for National Geographic News
A hidden trove of fossilized treasures in cloudy ancient tree sap have been brought to light with a new form of "x ray vision," scientists announced recently.
Fossilized tree sap, or amber, is usually transparent but can become murky due to contamination by dirt and other debris.
The dirtiest type, called opaque amber, resembles rocks and is a challenge for paleontologists who want to see organisms trapped inside.
That is changing with synchrotron imaging, which uses high-energy x-rays generated by accelerated electrons to examine hidden fossils.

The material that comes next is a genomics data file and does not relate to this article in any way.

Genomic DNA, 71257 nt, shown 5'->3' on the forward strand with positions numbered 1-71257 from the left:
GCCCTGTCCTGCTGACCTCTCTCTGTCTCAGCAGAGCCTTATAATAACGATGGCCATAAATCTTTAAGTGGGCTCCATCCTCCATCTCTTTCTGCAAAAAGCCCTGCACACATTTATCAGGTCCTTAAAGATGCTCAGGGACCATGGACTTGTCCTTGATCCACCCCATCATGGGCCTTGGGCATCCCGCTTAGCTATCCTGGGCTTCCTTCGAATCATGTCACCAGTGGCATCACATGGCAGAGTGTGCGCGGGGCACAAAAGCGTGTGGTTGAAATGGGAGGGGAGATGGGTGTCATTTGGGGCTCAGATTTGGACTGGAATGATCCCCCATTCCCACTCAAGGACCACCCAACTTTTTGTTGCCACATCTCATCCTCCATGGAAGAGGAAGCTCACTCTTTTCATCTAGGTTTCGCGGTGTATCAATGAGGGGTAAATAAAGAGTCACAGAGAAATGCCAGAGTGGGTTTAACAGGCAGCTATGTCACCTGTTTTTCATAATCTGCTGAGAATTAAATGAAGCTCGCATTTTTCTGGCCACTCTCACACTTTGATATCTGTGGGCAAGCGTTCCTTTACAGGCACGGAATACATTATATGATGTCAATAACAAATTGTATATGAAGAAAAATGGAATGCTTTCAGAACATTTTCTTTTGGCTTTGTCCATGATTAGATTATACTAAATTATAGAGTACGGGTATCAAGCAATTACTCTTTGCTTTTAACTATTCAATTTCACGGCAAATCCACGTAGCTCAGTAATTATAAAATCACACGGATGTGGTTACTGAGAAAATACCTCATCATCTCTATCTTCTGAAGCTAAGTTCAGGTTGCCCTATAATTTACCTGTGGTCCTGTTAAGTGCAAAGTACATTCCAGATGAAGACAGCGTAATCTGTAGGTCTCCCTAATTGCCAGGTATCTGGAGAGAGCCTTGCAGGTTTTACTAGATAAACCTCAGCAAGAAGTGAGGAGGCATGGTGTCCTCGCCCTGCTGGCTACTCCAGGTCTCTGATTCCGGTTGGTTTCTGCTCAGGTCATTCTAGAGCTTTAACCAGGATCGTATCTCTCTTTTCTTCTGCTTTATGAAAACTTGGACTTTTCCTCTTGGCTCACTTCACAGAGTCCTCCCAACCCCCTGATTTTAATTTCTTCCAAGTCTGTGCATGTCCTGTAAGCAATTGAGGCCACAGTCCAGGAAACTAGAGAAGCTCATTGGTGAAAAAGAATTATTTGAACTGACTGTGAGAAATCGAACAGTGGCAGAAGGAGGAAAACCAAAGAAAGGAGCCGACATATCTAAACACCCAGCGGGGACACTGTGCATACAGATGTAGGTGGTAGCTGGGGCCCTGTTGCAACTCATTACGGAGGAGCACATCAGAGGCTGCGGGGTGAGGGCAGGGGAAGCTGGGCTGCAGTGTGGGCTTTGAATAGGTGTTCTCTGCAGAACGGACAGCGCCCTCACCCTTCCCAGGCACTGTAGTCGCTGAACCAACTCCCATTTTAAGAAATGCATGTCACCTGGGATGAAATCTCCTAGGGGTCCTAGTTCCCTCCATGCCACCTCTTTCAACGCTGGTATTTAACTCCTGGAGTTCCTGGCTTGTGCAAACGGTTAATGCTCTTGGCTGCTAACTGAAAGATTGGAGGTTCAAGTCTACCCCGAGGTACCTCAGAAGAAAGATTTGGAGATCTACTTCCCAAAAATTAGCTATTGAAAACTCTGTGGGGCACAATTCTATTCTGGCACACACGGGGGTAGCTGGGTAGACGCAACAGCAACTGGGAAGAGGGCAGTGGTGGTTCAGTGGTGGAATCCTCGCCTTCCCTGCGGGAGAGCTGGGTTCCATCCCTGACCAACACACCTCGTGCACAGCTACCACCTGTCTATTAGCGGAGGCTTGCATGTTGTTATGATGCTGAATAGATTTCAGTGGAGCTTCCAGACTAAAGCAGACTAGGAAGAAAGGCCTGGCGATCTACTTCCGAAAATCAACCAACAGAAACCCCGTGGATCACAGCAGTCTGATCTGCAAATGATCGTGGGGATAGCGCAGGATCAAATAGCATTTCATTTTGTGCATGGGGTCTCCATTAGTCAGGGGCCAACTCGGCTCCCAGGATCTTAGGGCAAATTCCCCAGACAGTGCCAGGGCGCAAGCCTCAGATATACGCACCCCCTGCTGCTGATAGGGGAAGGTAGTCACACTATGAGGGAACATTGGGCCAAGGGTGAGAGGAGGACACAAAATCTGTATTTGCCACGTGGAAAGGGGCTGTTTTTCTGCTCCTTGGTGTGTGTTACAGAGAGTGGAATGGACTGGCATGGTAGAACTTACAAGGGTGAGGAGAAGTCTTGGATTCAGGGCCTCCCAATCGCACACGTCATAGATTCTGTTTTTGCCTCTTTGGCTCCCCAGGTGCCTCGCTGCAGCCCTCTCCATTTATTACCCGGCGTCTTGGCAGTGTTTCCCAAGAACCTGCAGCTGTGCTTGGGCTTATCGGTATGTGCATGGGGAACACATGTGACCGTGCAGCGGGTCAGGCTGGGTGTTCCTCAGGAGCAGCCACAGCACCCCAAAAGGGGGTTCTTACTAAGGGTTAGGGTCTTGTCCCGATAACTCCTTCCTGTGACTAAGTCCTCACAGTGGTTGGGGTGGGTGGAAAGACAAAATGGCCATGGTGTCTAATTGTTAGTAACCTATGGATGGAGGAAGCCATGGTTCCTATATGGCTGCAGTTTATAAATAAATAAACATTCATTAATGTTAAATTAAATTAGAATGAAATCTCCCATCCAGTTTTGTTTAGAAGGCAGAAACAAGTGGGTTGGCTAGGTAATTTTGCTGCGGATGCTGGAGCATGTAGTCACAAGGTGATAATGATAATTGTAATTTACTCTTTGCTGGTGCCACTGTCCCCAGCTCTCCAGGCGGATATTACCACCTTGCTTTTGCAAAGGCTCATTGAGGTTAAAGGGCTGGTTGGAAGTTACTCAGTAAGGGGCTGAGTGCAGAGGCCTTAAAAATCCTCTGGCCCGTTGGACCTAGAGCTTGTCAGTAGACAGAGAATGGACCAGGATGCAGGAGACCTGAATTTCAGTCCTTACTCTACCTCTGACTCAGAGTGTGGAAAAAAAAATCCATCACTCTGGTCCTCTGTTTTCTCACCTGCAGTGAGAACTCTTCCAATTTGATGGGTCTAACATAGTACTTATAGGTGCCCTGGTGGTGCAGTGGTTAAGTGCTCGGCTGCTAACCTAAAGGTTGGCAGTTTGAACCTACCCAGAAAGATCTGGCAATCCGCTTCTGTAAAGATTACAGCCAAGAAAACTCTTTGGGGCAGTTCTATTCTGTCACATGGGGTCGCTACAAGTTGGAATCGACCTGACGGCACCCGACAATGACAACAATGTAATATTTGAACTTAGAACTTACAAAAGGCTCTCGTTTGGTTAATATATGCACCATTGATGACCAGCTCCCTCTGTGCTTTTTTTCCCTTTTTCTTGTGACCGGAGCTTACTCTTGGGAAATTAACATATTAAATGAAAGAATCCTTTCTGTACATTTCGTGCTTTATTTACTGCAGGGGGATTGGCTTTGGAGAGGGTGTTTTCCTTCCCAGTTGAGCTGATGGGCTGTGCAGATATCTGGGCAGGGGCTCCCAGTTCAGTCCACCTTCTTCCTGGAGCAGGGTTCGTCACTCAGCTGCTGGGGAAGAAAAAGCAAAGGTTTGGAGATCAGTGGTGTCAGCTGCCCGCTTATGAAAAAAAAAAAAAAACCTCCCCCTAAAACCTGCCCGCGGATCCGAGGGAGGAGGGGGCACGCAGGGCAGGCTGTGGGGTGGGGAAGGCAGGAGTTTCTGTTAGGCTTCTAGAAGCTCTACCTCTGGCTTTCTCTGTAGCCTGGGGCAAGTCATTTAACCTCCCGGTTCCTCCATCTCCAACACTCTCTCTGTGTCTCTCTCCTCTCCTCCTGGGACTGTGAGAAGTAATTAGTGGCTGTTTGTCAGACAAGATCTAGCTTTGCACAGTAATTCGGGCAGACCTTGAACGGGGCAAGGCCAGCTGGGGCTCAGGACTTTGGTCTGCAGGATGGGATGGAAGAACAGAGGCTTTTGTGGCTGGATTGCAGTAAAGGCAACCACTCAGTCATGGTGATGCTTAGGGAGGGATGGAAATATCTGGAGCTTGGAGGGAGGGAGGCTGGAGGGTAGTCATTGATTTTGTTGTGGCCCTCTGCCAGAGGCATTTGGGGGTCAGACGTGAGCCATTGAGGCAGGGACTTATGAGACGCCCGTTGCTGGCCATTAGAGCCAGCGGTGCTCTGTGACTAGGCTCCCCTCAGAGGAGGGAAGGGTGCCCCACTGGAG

"Researchers have tried to study this kind of amber for many years with little or no success," study co-author Paul Tafforeau, a paleontologist at the European Synchrotron Radiation Facility in France, said in a statement.
In a new study, scientists used the technique to reveal hundreds of organisms—mostly insect—entombed in opaque amber since the time of the dinosaurs.
(Related news: "Dino-Era Feathers Found Encased in Amber" [March 11, 2008].)
The work will appear in an upcoming issue of the journal Microscopy and Microanalysis.
First the team had to pinpoint the locations of the encased fossils.
When synchrotron x-ray beams penetrate an object, different materials can modify their wavelength shapes in various ways.
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